TD platforms for on-line monitoring typically comprise two reciprocally operated focusing traps. One samples airborne contaminants while the other is desorbed and analyzed, and vice versa (Figure 4). This "twin trapping" feature allows continuous near-real-time monitoring without data gaps.

Figure 4: Twin reciprocally operated focusing traps for continuous monitoring.

On-line monitoring is needed at military installations, destruction facilities, and key public buildings as first-line defense against a potential terrorist attack. Example data obtained on-line are shown in Figure 5.

Figure 5: CWA (sarin) monitoring using online thermal desorption with GC–flame photometric detection.

Off-line monitoring is used for personal exposure assessment (for example, of military personnel guarding storage bunkers), confirming on-line data, and for research into protective equipment, decontamination procedures, and so forth. Off-line TD systems operate in two stages, with an initial larger sorbent trap/tube being used for maximizing air sampling flows and volumes and a secondary electrically cooled refocusing trap capable of fast desorption and injection of analytes into the GC–MS analyzer for optimum sensitivity. Figure 6 illustrates off-line detection of free-VX at typical GPL levels using an off-line TD-GC–MS system.

Figure 6: Off-line analysis of free VX from sorbent tubes. Inset shows linearity over a wide concentration range.

Figure 6 shows free-VX linearity over a wide concentration range (inset) combined with excellent repeatability at low picogram levels (see overlaid chromatograms). This illustrates the reproducibility and effectiveness of modern TD-GC–MS systems for this very challenging application.

Technological Developments for Enhanced TD-GC–MS Analysis of CWAs

Many of the most recent developments in TD and associated technologies complement the on-line and off-line monitoring protocols discussed above and offer significant benefits to trace detection and identification of CWAs. Relevant innovations include

  • Electronic tagging of sorbent tubes and personal exposure monitors for improved traceability. The RFID technology shown in Figure 7, for example, can be automatically written to during field monitoring to minimize transcription errors and is automatically updated during laboratory analysis.

Figure 7: Electronic tags fitted to tubes as direct replacement for bar codes and manual etching and recording of tube identification numbers.

  • Time-of-flight (TOF) mass spectrometers for GC, capable of providing full mass spectral information at traditional selected ion monitoring (SIM) detection limits. This is critical for the elimination of false positives at trace levels in complex sample matrices. The latest compact, benchtop systems offer exceptional mass stability for extended periods (Figure 8).

Figure 8: Mass stability over extended time periods of a bench-top compatible TOF-MS system for GC.

  • A novel approach to GC–MS background compensation that responds dynamically as the analytical background changes. As described elsewhere (5), the new software can accurately distinguish between background and peak-related information even if the same mass ions are present in both. Its use dramatically improves signal to noise (sensitivity) and spectral purity (identification) for trace components (Figure 9) without compromising the original data file.

Figure 9: Illustration of spectral dynamic background compensation of thiophene. Raw data are shown in the upper panel, and reprocessed data is shown in the lower panel.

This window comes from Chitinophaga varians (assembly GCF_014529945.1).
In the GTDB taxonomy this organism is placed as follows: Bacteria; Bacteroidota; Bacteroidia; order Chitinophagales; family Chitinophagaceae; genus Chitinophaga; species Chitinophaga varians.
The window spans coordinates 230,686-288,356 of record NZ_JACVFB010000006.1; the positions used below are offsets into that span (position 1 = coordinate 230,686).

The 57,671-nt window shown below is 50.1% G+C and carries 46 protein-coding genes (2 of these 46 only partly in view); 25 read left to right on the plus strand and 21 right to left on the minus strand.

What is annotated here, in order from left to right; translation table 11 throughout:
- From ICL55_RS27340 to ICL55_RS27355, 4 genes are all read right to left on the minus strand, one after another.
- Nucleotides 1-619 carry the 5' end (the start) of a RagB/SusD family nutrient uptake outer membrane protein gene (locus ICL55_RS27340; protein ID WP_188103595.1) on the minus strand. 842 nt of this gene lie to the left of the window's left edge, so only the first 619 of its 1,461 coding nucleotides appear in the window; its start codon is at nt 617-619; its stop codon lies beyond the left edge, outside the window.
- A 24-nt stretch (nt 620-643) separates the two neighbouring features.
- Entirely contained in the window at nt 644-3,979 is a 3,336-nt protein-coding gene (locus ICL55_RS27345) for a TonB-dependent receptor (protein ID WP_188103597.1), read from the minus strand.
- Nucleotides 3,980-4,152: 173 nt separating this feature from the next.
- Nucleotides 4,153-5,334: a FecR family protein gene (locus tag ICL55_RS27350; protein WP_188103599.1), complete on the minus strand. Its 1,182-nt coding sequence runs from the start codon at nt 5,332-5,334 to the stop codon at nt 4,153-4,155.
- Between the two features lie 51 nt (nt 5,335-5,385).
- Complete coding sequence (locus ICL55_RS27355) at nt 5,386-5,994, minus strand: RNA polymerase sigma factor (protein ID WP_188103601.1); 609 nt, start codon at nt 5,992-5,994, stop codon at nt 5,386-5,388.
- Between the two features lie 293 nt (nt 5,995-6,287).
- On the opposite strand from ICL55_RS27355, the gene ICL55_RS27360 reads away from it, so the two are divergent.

• New GC–MS "data mining" software is also under development for enhanced detection of trace target analytes in complex chromatograms. One such novel software approach combines dynamic baseline compensation (5) with spectral deconvolution and pattern recognition. While this approach is not yet available commercially, early results have been encouraging.

  • Specialized equipment has also been developed for simplifying and extending the vapor sampling process. One example is a micro-chamber/thermal extractor (Figure 10) for testing material emissions and permeation. Multisample units like this interface to standard sorbent tubes and can be used to test the performance of safety equipment and the efficacy of decontamination procedures — for example, to investigate CWA residues on treated and untreated surfaces.

Figure 10: Example micro-chamber system in use for permeation testing. Inset shows breakthrough of a CWA simulant through a nitrile rubber membrane.

  • Mechanically simple approaches to the automation of TD and associated sorbent tube sampling have also recently enabled the development of robust, high-throughput analytical systems and field sampling units.

The challenge for TD automation always has been to keep sampled and desorbed tubes sealed except during desorption and analysis but without the use of complex robotic procedures such as capping and uncapping, because these can compromise system reliability. The latest automated TD systems employ tube end caps incorporating a "diffusion locking" mechanism. This valve-free innovation prevents ingress of contaminants or outgassing of analytes via diffusion when the tubes are in standby but allows gas to pass when pressure or a vacuum is applied. Figure 11 shows the diffusion locking end caps deployed on sorbent tubes installed in an automated tube sampling device.

Figure 11: Field portable automated sampling device.

  • Quantitative sample re-collection for repeat analysis has also been implemented on some of the latest commercial TD systems and provides a powerful and convenient approach to validating analyte recovery through the thermal desorber (Figure 12).

Figure 12: Re-collection to illustrate reproducibility in analyte recovery through a TD system.

Depending on the method of implementation, some modern thermal desorbers allow all or part of any sample split to be quantitatively re-collected on a conditioned sorbent tube after passing through the TD system. A sequence of repeat analyses can thus be performed on a single sample, allowing users to readily monitor analyte recovery relative to split ratio and to other components in the mix.


The innovations in TD-GC–MS technology for CWA monitoring described in this article have all been implemented over the last decade and have made a significant contribution to improving the performance and reliability of monitoring technology in this challenging application area.

On-line and off-line monitoring systems are now able to offer much improved data quality at ultratrace levels, which provides military and civilian authorities alike with the tools required to monitor demilitarization processes effectively and to keep us all that little bit safer.

Terry Murphy, Gareth Roberts, and Gavin Davies are with Markes International, Ltd., Llantrisant, UK.


(1) T. Taylor, International and Comparative Law Quarterly 42, 912–919 (1993).


(3) N. Munro, Environ. Health Perspect. 102(1), 18–37 (1994).

(4) R. Trapp, Ann. N.Y. Acad. Sci. 1076, 527–539 (2006).

(5) D. Rosser, G. Roberts, and L. Woolfenden, The Column, 20–24 (2008).